Actually duct size is more important - CFM capacity is the key to heat pump performance. Loops are important too, but I investigate GSHP problems all over the northeast and consulte on HVAC issues all over the US and airflow is the number one problem with heat pump performance across the entire US that we find.

    I've touched over 300 GSHP's and have only seen a few that had questionable loop sizing - and actually it turned out in most of these cases the loop installer didn't grout the loop properly or just lied about the amount/depth of loop installed.

    Do NOT design ducts to .1" of static. You must actually design them correctly. If attaching to existing ducts - you absolutely have to measure the static pressures and airflow of the existing system before you can determine how much duct modifications will be needed to make the system work correctly. .1" may actually work in a simple ranch, but most of the newer houses I've designed ducts for are coming in around .075" per 100'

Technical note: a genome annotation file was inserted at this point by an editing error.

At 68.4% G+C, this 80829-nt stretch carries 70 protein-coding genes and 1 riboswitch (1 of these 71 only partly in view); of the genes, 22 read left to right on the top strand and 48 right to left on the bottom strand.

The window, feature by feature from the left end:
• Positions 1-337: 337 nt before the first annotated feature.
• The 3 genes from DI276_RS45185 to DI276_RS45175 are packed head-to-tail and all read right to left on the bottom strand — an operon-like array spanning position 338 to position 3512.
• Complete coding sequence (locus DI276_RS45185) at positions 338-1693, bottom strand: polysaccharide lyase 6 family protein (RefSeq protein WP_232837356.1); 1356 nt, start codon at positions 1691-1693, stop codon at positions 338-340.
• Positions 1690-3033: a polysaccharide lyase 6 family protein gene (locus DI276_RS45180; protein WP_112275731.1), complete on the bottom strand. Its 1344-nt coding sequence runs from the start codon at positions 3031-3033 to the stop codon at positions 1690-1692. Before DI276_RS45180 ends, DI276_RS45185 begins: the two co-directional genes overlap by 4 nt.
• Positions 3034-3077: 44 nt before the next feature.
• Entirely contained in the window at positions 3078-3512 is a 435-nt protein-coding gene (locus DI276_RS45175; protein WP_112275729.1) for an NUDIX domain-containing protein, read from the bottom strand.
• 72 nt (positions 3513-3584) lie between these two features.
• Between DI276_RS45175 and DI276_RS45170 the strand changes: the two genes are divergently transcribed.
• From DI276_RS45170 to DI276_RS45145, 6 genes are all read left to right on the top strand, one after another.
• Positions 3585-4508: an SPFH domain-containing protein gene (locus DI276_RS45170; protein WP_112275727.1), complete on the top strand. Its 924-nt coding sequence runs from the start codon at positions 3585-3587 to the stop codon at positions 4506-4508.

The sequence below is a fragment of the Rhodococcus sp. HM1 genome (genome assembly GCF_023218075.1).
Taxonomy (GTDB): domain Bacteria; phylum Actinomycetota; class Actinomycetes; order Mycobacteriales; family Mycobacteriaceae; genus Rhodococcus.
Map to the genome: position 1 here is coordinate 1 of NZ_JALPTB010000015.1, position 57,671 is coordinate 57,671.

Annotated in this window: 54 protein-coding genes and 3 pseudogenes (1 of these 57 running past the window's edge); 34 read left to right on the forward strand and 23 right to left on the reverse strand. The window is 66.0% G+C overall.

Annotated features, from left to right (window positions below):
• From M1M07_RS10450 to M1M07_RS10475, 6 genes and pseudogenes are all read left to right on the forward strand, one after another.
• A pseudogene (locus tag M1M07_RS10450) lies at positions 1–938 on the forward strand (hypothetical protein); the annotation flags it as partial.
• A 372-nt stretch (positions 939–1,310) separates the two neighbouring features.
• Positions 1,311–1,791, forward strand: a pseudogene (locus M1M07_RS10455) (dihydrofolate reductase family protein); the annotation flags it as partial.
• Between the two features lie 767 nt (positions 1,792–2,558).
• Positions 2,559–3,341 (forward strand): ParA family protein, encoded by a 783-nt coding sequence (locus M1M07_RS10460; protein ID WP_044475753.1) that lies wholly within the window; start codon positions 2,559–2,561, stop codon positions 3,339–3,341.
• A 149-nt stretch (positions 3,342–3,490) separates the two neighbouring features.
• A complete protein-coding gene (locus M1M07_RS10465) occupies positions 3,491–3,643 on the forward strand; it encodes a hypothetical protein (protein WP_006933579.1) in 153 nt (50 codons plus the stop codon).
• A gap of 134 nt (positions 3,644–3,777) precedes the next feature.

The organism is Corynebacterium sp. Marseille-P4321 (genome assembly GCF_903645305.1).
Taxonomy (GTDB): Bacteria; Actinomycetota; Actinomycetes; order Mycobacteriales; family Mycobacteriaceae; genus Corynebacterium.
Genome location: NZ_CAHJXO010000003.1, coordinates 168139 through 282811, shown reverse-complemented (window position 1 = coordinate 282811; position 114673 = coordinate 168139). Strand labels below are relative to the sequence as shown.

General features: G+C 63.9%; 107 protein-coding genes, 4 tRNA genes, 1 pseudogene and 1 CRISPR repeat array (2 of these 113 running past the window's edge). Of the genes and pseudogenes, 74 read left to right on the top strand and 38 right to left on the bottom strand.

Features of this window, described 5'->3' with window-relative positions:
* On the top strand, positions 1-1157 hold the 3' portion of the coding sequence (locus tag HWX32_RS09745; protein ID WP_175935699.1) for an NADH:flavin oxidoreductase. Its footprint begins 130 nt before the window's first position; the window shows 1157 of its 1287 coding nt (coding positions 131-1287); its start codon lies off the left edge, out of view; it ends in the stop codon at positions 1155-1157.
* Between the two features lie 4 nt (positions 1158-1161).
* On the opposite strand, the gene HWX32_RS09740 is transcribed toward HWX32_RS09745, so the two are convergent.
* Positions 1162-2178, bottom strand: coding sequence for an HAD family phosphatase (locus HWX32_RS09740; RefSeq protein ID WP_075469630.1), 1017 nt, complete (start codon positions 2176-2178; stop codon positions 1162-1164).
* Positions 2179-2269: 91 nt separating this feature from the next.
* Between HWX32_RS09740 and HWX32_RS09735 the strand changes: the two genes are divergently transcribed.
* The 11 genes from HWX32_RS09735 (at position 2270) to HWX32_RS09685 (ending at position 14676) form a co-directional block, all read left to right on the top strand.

Heat pumps need around 450 cfm per ton of cooling capacity to work correctly. We typically design regular A/C systems for around 400 cfm/ton, yet rarely ever see more than 325 cfm per ton.

    In terms of performance, the colder the return air coming back into the heat pump air handler (condenser in heating mode) the more efficient they are. I am constantly dealing with customers who set their thermostats to 72 degrees because they think their GeoExchange systems are so efficient that they don't have to care. When the return air is around 70 degrees you can loose .5 COP or more from the rating! I wont mention the thermostat and control issues other than to say the electric resistence should be on it's own circuit breaker and turned off. WaterFurnace makes this hard with their standard wiring configuration, but can be done easily on most units.

    Typical field COP's are around 3.2 COP regardless of their rating. Best I've measured yet is 3.6. Yes they can get up over 4.0. but no one ever installs the ducts correctly - sadly.

  6. #6
    Join Date
    Feb 2008
    Location
    Waffleville
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    10,339
    Quote Originally Posted by hvac old guiser View Post